As a young man, I found myself frustrated with what I perceived to be the inauthenticity of most small-talk social interactions. In particular, when someone asked “how are you?” I felt that my response “good, you?” was a socially-conditioned lie. I wanted to answer more honestly and authentically, so I began experimenting with answering this question as honestly and authentically as I could to whomever asked, based on my feelings in the moment. For instance, I might say “well, it’s been kind of a rough day—I’m worried about X, Y, and Z” etc. to a cashier at the supermarket.
At first this new, more authentic way of communicating was awkward as I found myself searching inside for an answer I felt was really authentic. But after a few days or weeks, it became more comfortable for me.
From this experiment I found that this more authentic way of communicating sometimes appeared to be refreshing to the other person, but at other times annoying or uncomfortable, and often led to the other person giving me unwanted advice! This experiment in authenticity lead me to understand experientially why inauthenticity is useful if not required in some contexts.
After some time, I went back to answering “how are you doing?” inauthentically by again saying “good, you?” like most people do. At first, I did so with some incongruence, for it took effort to repress the desire to spew my guts. But after some time, I was able again to be congruently polite and reserved. In other words, at first I was incongruently inauthentic, but with practice became congruently inauthentic again. In addition, I later found that experimenting like this, I could be more open and honest with people close to me by communicating more about my feelings, while remaining comfortably distant from strangers and acquaintances.
Authentic According to Whom?
If you agree that authenticity is always “according to whom?” then the story is a little bit different. In this case, I am authentic—according to me—to the extent that I feel congruent about my behaviors. Therefore, I was authentic up until I felt that small-talk is inauthentic, when I then felt incongruent and became inauthentic (despite my behavior being the same). Then when I was first learning to be more expressive emotionally, I was also inauthentic, because it didn’t yet feel congruent. Then I was congruent and authentic when being more open felt comfortable, and then I was inauthentic again until I had greater practice in being emotionally reserved, in which case I became authentic again. And finally, I became authentic by holding back with strangers and opening up to friends.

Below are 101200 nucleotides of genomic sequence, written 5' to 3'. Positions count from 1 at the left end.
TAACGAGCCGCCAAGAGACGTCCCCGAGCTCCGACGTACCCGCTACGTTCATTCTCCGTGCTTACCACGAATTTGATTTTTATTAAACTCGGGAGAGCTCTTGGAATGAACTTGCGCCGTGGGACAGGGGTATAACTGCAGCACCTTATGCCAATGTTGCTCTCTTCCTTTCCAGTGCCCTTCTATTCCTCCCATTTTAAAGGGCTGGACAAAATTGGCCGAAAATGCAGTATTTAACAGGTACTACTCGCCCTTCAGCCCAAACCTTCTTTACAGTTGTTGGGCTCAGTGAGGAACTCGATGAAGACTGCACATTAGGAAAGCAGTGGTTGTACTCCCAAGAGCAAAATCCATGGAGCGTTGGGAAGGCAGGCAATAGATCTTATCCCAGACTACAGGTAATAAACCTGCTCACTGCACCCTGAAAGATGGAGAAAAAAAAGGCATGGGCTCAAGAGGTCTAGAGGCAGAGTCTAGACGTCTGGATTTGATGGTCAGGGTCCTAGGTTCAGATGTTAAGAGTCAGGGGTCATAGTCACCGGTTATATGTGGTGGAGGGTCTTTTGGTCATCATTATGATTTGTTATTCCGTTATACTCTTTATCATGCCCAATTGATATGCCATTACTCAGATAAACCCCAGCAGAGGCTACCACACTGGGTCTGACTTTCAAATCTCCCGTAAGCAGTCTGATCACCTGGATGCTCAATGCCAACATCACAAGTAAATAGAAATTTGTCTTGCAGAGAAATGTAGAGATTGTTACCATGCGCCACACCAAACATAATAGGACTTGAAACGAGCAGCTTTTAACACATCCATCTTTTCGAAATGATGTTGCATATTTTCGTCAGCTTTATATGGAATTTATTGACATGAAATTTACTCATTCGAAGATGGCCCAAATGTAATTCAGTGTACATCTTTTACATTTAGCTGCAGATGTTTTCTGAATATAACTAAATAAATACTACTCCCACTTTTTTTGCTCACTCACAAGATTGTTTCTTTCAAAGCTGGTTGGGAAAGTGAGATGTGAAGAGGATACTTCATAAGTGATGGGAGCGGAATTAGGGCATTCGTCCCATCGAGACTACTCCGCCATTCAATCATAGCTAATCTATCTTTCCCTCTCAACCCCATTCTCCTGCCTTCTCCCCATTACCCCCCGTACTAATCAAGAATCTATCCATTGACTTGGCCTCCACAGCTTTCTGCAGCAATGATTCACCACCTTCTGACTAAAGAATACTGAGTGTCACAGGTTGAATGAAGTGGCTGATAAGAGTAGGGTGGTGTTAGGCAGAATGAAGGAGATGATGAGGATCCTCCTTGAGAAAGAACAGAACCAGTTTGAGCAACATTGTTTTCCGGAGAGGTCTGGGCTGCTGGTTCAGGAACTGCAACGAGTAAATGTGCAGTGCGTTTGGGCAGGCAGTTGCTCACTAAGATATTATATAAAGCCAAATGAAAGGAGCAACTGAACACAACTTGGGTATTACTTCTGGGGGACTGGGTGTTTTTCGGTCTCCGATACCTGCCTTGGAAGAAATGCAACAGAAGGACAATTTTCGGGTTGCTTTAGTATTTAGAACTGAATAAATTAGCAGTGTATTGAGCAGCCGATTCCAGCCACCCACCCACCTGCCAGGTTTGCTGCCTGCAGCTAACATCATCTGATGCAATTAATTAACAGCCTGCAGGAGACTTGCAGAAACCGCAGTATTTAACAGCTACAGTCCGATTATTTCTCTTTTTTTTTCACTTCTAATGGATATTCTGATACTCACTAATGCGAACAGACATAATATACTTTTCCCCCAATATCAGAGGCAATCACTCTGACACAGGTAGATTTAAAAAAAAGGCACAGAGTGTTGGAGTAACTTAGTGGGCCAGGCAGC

This is an unusual way to think about authenticity—that by repeating a new and uncomfortable behavior enough it can become authentic, that being emotionally reserved can be authentic or inauthentic depending on how it feels (which itself can change), etc., but how else are we to make sense of claims to authenticity? If instead we posit a typical definition of authenticity, which is to express whatever deepest feelings are being experienced in the moment, then we are stuck with the curious problem that sometimes it is best to be inauthentic. Or even worse, one could conclude that aspects of my self (e.g. my shy side) are inauthentic or not-me, thus leading to repression or projection (“other people are shy and reserved, but I’m not like that”).
Or let’s take the position of the other—when was I being authentic according to others? In this case, many would probably report that I appeared most authentic when I was congruently emotionally expressive, despite the fact that I both felt authentic being expressive and being reserved, depending on when you would have asked me.
Being recognized and celebrated for one’s “authenticity” usually occurs when authenticity conforms to certain notions but not others. Many people are acknowledged as being “the real deal” if they are very emotionally expressive to the point of being obnoxious or overbearing, but few are celebrated for their authentic tactfulness, authentic intellect, or authentically reserved emotional expression—at least in the U.S., for it’s different in collectivist cultures like Japan or China (“the nail that sticks up gets hammered down”). For example, shock jock Howard Stern is popular in large part because of his crass “authenticity,” but a subtle and wise spiritual teacher like Jack Kornfield is celebrated more for kindness or balance than authentic expression. We then tend to conform our feelings and behaviors to those that are rewarded by others, turning our quest for authenticity into a quest to be celebrated by others for displaying what is seen as authentic.
Reality Hacking Exercize
This week, try answering the question “how are you?” more openly and “authentically” than usual with both strangers and friends. Notice how you feel and how the other person responds. Continue doing so until it feels comfortable to be so open and expressive. Then try answering in a more reserved manner until it becomes comfortable. During both experiments, try to answer from the depths of your being, but the first time in a more brutally honest way, and the second time in a more reserved way. Post your results in the comments below.
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